5 Things Your Doctor Does Not Know or Isn't Telling You:
- Drugs cannot fix the cause of your myofasical pain.
- Your myofascial pain is a warning signal of chronic trigger points!
- There is a metabolic reason for your chronic pain causing trigger points.
- Your doctor probably does not have training in myofascitis and chronic pain.
- Your doctor has no answers for you beyond drugs, exercise and possibly weight loss
Conquer Chronic Myofascial Pain Disorder!
Americans are now battling the epidemic of chronic myofascial pain by taking exorbitant amounts of Nonsteroidal anti-inflammatory drugs, often referred to as NSAIDS. More than 70 million NSAIDS prescriptions are written each year plus more than 30 billion over-the counter tablets swallowed annually in the United States alone. Research has now shown numerous side effects to the drugs we use to control our muscle and joint pain, everything from rebound headaches, liver damage, heart attacks and especially gastrointestinal bleeding.
According to the American Journal of Medicine "Conservative calculations estimate that approximately 107,000 patients are hospitalized annually for nonsteroidal anti-inflammatory drug (NSAID)-related gastrointestinal (GI) complications and at least 16,500 NSAID-related deaths occur each year among arthritis patients alone. The figures of all NSAID users would be overwhelming, yet the scope of this problem is generally under-appreciated."(1) Food and Drug Administration suggests even higher figures, estimating NSAID use accounts up to 20,000 deaths per year in arthritis patients.(2) According to a 2005 FDA government memorandum, between 1999 and 2003 selective COX-2 NSAIDs had injured at least 160,000 patients and killed an estimated 26,000 to 55,000 patients. It is statistics such as these that moves many individuals to pursue safe natural alternatives for their chronic muscle and joint pain disorders.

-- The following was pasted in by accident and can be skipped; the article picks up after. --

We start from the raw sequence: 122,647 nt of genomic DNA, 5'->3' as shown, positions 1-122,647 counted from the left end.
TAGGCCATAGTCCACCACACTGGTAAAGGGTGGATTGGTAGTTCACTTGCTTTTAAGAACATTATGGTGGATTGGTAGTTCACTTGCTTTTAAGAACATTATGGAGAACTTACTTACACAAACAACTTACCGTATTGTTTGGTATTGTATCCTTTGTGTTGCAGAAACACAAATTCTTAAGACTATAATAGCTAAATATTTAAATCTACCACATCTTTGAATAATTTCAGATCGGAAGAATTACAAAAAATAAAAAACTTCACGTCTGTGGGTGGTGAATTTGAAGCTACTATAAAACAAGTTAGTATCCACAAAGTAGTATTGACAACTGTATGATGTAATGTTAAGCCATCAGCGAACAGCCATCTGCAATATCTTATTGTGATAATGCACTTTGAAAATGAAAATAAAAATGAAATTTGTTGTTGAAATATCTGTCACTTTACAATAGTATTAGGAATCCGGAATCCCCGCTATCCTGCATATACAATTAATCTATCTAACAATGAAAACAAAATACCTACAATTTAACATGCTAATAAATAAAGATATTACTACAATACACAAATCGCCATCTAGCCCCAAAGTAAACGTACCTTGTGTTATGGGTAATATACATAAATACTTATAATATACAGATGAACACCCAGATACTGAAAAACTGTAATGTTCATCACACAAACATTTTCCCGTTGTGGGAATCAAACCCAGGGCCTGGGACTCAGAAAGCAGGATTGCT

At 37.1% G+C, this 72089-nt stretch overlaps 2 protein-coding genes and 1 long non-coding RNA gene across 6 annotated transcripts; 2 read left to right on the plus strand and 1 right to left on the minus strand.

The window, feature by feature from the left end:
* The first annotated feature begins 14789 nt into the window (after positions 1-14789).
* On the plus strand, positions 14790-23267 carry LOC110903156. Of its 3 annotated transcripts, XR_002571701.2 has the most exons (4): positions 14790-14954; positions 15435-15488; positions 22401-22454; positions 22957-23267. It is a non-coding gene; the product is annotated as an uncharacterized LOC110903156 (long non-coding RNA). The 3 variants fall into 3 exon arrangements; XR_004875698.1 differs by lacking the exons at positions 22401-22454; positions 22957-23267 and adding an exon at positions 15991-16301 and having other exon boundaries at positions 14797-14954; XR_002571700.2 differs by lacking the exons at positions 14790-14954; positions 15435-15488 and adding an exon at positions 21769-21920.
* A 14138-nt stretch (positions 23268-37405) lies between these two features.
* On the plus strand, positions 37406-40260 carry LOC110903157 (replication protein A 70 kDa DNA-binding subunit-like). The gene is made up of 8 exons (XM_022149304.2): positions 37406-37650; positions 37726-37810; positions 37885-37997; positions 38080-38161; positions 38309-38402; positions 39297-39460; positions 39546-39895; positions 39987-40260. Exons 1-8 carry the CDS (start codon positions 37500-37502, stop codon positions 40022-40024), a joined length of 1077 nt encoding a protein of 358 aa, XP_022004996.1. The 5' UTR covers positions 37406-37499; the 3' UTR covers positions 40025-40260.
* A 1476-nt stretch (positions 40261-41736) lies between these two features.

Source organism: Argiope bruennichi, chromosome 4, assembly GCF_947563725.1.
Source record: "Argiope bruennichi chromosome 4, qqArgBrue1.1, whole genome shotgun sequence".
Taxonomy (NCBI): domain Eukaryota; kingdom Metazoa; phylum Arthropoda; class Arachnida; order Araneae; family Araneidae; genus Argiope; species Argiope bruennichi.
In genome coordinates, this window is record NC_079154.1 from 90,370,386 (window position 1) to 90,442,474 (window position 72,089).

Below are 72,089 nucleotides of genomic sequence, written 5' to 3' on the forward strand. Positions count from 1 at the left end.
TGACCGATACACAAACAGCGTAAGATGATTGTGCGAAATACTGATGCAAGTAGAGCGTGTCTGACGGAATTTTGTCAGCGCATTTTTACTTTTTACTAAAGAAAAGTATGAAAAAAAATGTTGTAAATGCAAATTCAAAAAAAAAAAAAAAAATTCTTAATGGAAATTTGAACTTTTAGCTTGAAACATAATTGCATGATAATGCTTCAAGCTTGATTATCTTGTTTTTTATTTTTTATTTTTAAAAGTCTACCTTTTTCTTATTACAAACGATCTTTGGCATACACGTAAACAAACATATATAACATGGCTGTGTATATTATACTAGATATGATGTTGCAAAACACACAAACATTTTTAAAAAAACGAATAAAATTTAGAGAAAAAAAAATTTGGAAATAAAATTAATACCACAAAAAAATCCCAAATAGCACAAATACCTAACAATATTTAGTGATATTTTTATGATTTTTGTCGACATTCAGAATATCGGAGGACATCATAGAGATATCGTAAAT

The good news is that you can conquer your myofascial pain without the pitfalls of drug or surgical intervention. To conqueror your chronic muscle and joint pain, it's important to understand the causes of these common problems. More than 90% of all chronic pain problems arise from dysfunction of the muscle and joints, not pathology. This muscle and joint dysfunction arises from physical and nutritional changes in your muscle and joint tissues that must both be addressed for real and lasting recovery. The primary pain-causing changes in muscle tissues are known as myofascial trigger points, but are commonly referred to as "muscle knots."
Pain Causing Myofascial Trigger Points
Myofascial trigger points are hyperirritable tissues in muscles that cause the tissue to become locally tender and refer pain to other areas of your body. For example trigger points in the neck can create headaches and in the shoulder they can cause severe arm pain. These trigger points will also cause your muscles to shorten leading to the feeling of stiffness and they can cause the muscle to weaken. These muscle knots causing pain, stiffness and weakness in the muscle group create alterations in your patterns of movement causing even more stress to your muscles, tendons, and ligaments leading to more myofascial trigger points. This can lead to a vicious cycle of more and more recurrent pain in your back, neck, or extremities. The pain, ache and stiffness will continue until you remove all of your active and hidden myofascial trigger points.